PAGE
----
Thankfully, in this simple two keyword campaign, the explanation is easy to see. We did in fact push harder on wagawaga, sales and costs increased appropriately, everything in fact went great on Day 2. And, not only is it easy to see, it takes no time to pull the information.

Fast forward to the program with hundreds of thousands of keywords and the answers to questions about fluctuations in conversion rates, CPC, AOV, CTR, Avg Position, etc. become much more difficult to see and take hours upon hours to isolate. Moreover we don’t really care what happens to any of these KPIs, because, in fact they are not key performance indicators.

To my thinking a Key Performance Indicator is something I need to care about for its own sake. Sales volume, the number of quality leads, expenses…these matter because they impact the P & L statement directly. Conversion Rates, CTR, AOV, and many many other metrics like page views, time on site, unique visitors, etc. are useful diagnostic measures that can help us identify problems and opportunities, but we don’t care about them for their own sake, or at least we shouldn’t.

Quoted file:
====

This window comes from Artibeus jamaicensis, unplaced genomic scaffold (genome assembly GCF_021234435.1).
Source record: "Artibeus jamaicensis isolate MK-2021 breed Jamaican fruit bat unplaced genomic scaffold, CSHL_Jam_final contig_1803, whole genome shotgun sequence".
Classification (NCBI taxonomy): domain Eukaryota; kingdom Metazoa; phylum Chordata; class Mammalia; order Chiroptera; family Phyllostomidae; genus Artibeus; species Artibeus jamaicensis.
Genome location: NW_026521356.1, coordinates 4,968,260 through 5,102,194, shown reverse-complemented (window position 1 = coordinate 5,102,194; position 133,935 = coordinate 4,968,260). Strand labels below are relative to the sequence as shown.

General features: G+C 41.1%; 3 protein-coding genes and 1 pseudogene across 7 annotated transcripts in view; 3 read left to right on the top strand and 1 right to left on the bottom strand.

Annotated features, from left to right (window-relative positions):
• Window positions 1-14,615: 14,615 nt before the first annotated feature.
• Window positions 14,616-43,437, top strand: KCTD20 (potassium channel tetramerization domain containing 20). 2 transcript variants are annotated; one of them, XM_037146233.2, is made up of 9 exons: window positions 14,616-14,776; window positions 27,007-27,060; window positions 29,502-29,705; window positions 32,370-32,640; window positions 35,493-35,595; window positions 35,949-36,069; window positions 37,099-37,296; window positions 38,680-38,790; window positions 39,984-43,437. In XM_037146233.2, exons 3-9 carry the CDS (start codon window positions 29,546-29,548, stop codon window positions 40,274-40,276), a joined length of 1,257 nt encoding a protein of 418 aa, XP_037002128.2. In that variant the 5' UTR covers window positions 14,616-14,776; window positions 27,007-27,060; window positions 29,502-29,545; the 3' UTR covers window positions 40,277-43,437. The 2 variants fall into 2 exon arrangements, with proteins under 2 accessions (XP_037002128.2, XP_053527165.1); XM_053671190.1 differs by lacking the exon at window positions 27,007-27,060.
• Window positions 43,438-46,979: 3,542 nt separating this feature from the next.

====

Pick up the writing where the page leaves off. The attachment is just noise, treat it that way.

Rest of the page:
Success in almost any venture demands making the best use of finite resources, and time is one of those finite resources. Responding to false alarms is one of the great sources of inefficiency and distraction in an organization. Some of this can be eliminated by keeping focused on the true KPIs that impact the CFO’s world. If those numbers are in line with expectations and look reasonable, fluctuations in second-order statistics can be investigated or ignored depending on other priority tasks.

RKG’s platform includes all kinds of warning flags to alert our analysts to anomalous behavior, but these warnings are calibrated to recognize some level of normal statistical variance and only throw flags when the variance is statistically meaningful. Too many ‘false alarms’ means the system isn’t tuned properly.